Just so you know that our new life in Panama is not just non-stop excitement. Today we’re moving - for the third time this month. It’s a short (actually very short) move, from the upstairs small apartment to the downstairs “Villa” at La Cresta de Oro. Only three more moves until we settle into our long-term rental apartment in Casco Viejo. Can’t wait!

Why so many moves? The major reason is that it’s just very hard to find rentals that are pet friendly - especially in Panama City. By the time we knew our departure date from St. Croix we just had to coble together a “lodging plan” that kept us off the streets. The plus side is that we’ve now lived in two different areas of the city and will try out mountain living (Cerro Azul) next week. It does, however, get old living out of a suitcase. Read more

Come on down

Plaza de la Independencia - Casco Viejo
If you’re a visitor to this site there’s a good possibility you may be thinking about, wanting to, or wishing that you could visit or move to Panama.

For the tourist, the usual questions - will it be worth it, will it be interesting/fun, and better than (wherever). The best thing to do - buy the ticket, book the hotel - get off the couch and try something different. You will have a great time in Panama - guaranteed!

Thinking about moving? Bigger questions (and harder decisions) keep swirling around in your head. Might Panama be “your paradise?” It’s a foreign country, new language (most likely), new people, leaving family - the list of potential problems (I call them “deal breakers”) goes on. The ONLY way to find out if Panama is right for you is to make an extended visit and get a feeling for what “your Panama” might be like.
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Tonight, eating out at . . .

Restaurante Jimmy
Because our temporary digs lack a kitchen we usually eat one meal a day out on the town. Tonight it’s Restaurante Jimmy on Avenida Cincuentenario, it’s only six blocks - so you guessed it, we walk. We wait until a little after 6:00 (we will be eating early by Panama standards) and it’s a pleasant walk.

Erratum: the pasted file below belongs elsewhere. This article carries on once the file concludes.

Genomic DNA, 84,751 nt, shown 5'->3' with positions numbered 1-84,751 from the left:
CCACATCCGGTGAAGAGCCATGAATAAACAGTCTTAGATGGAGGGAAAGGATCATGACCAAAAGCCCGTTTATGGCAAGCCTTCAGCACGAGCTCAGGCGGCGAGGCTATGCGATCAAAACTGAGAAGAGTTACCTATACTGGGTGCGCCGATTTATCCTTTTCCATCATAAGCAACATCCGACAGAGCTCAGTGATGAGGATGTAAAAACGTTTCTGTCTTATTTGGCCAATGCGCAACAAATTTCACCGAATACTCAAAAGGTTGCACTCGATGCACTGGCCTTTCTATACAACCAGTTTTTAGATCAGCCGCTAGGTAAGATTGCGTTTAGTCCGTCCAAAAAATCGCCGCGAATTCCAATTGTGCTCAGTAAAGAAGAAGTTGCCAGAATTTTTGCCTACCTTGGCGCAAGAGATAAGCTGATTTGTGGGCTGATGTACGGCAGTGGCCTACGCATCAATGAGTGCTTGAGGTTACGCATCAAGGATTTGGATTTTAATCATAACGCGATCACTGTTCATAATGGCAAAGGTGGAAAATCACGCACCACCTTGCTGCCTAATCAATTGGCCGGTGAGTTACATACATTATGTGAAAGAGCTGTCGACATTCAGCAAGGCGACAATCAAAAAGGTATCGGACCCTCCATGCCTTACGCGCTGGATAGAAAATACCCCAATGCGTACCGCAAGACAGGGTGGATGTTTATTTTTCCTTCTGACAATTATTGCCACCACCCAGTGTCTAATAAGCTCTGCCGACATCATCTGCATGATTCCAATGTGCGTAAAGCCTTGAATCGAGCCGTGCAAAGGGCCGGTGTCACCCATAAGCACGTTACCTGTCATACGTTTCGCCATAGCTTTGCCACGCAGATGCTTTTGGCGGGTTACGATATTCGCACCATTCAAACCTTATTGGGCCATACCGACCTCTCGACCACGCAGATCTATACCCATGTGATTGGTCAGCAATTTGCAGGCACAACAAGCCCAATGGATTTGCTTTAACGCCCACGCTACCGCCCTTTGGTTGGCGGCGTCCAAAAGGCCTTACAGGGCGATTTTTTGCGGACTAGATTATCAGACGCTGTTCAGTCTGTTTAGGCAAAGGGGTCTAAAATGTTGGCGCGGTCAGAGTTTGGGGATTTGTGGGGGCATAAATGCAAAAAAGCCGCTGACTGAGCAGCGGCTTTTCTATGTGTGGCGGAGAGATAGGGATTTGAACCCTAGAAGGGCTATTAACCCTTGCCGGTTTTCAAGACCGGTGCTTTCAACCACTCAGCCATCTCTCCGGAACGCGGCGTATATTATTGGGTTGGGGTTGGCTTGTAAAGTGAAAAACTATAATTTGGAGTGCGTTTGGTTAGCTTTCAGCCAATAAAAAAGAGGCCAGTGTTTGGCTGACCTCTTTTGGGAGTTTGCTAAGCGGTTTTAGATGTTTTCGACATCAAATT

It’s not a fancy place, but offers both outdoor and indoor (with AC) options for seating. We head inside to one of the tables where we can watch the pizza and bread guy do his thing in the kitchen. Every time we have eaten at Jimmy’s it’s been the same young man and most nights it’s non-stop action. The menu is extensive (sandwiches to steaks - true Panamanian to Greek, and everything in between) and the prices (to us) very reasonable.
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Thrill Ride

Since our arrival three weeks ago we have intentionally been without a car. The first time that has been the case in over forty years. With our decision to try “city life” for the next seven months came the opportunity and we decided to give it a try.

Taxi on Avenida Porras
So, how do we get around? We walk a lot and we use taxis. Depending on your luck (or lack thereof) you will be given a ride by either a “laid back” driver (the exception) with a nice air-conditioned car, someone that thinks he’s a NASCAR driver (the rule) and is behind the wheel of something that is one stop away from the junkyard, or a combination of these two extremes. You may get music played at a reasonable level or VERY LOUD. With the latter usually comes a driver who is not inclined to turn it down despite your obvious discomfort. We’ve had taxis run out of gas. They often pick-up additional passengers on the way and may try to charge extra because “it’s raining”, they really don’t want to go where you want to go, or because you look like a tourist. Read more

Quick Observations

La Cresta looking toward Avenida Balboa
We won’t speak of first impressions because Jane an I visited for a month back in 2006 but some things from the previous trip and the first weeks of our move do come to mind. Most are just trivial observations, a few are serious - some may change over time and a couple will be featured in upcoming “notes”.

The people a very friendly and willing to help. When we got a little disorientated (I never get lost) a store clerk got on his cell phone to get directions for us - even got Jane a place to sit and a glass of water. The lady we were to meet then got in her car and picked us up.
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Visa Requirements?

Warning: This post has nothing worth reading unless you're thinking of moving to, or retiring in Panama. Of course, if you are really bored or have nothing better to do, feel free to Read more